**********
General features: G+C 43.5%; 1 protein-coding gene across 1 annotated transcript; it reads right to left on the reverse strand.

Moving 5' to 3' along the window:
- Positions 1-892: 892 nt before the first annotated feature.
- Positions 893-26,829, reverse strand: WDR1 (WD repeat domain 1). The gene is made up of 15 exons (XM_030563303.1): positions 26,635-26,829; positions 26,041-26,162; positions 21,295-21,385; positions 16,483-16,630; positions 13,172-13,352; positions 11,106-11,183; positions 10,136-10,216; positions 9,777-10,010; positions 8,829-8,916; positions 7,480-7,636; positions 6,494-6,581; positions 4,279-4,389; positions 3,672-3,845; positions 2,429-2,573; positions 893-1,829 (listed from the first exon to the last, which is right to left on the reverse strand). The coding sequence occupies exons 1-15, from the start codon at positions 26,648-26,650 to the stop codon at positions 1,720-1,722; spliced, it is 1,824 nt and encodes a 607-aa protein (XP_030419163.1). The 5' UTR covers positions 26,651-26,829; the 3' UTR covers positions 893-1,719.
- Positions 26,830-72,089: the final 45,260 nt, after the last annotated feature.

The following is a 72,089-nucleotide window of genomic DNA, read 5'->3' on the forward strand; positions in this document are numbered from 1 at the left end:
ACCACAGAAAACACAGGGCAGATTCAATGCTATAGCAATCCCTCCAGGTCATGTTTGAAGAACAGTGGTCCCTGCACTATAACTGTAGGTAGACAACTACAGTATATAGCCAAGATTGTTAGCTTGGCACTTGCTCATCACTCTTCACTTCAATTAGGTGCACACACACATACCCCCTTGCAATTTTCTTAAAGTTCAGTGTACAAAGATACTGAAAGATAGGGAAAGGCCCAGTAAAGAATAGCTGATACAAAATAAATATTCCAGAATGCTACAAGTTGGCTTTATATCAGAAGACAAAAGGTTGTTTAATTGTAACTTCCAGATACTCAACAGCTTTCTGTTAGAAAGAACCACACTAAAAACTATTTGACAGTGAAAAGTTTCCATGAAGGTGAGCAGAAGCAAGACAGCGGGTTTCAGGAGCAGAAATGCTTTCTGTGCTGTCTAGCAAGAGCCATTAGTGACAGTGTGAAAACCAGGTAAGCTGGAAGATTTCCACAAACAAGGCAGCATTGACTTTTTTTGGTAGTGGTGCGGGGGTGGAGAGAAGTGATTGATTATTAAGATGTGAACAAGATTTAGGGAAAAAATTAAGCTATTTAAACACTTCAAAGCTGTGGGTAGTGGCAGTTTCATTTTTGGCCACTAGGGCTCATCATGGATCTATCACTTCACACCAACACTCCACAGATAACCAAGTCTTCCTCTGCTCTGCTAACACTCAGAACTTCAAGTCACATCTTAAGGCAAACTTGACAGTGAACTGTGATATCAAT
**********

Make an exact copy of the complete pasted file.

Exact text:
General features: G+C 43.5%; 1 protein-coding gene across 1 annotated transcript; it reads right to left on the reverse strand.

Moving 5' to 3' along the window:
- Positions 1-892: 892 nt before the first annotated feature.
- Positions 893-26,829, reverse strand: WDR1 (WD repeat domain 1). The gene is made up of 15 exons (XM_030563303.1): positions 26,635-26,829; positions 26,041-26,162; positions 21,295-21,385; positions 16,483-16,630; positions 13,172-13,352; positions 11,106-11,183; positions 10,136-10,216; positions 9,777-10,010; positions 8,829-8,916; positions 7,480-7,636; positions 6,494-6,581; positions 4,279-4,389; positions 3,672-3,845; positions 2,429-2,573; positions 893-1,829 (listed from the first exon to the last, which is right to left on the reverse strand). The coding sequence occupies exons 1-15, from the start codon at positions 26,648-26,650 to the stop codon at positions 1,720-1,722; spliced, it is 1,824 nt and encodes a 607-aa protein (XP_030419163.1). The 5' UTR covers positions 26,651-26,829; the 3' UTR covers positions 893-1,719.
- Positions 26,830-72,089: the final 45,260 nt, after the last annotated feature.

The following is a 72,089-nucleotide window of genomic DNA, read 5'->3' on the forward strand; positions in this document are numbered from 1 at the left end:
ACCACAGAAAACACAGGGCAGATTCAATGCTATAGCAATCCCTCCAGGTCATGTTTGAAGAACAGTGGTCCCTGCACTATAACTGTAGGTAGACAACTACAGTATATAGCCAAGATTGTTAGCTTGGCACTTGCTCATCACTCTTCACTTCAATTAGGTGCACACACACATACCCCCTTGCAATTTTCTTAAAGTTCAGTGTACAAAGATACTGAAAGATAGGGAAAGGCCCAGTAAAGAATAGCTGATACAAAATAAATATTCCAGAATGCTACAAGTTGGCTTTATATCAGAAGACAAAAGGTTGTTTAATTGTAACTTCCAGATACTCAACAGCTTTCTGTTAGAAAGAACCACACTAAAAACTATTTGACAGTGAAAAGTTTCCATGAAGGTGAGCAGAAGCAAGACAGCGGGTTTCAGGAGCAGAAATGCTTTCTGTGCTGTCTAGCAAGAGCCATTAGTGACAGTGTGAAAACCAGGTAAGCTGGAAGATTTCCACAAACAAGGCAGCATTGACTTTTTTTGGTAGTGGTGCGGGGGTGGAGAGAAGTGATTGATTATTAAGATGTGAACAAGATTTAGGGAAAAAATTAAGCTATTTAAACACTTCAAAGCTGTGGGTAGTGGCAGTTTCATTTTTGGCCACTAGGGCTCATCATGGATCTATCACTTCACACCAACACTCCACAGATAACCAAGTCTTCCTCTGCTCTGCTAACACTCAGAACTTCAAGTCACATCTTAAGGCAAACTTGACAGTGAACTGTGATATCAAT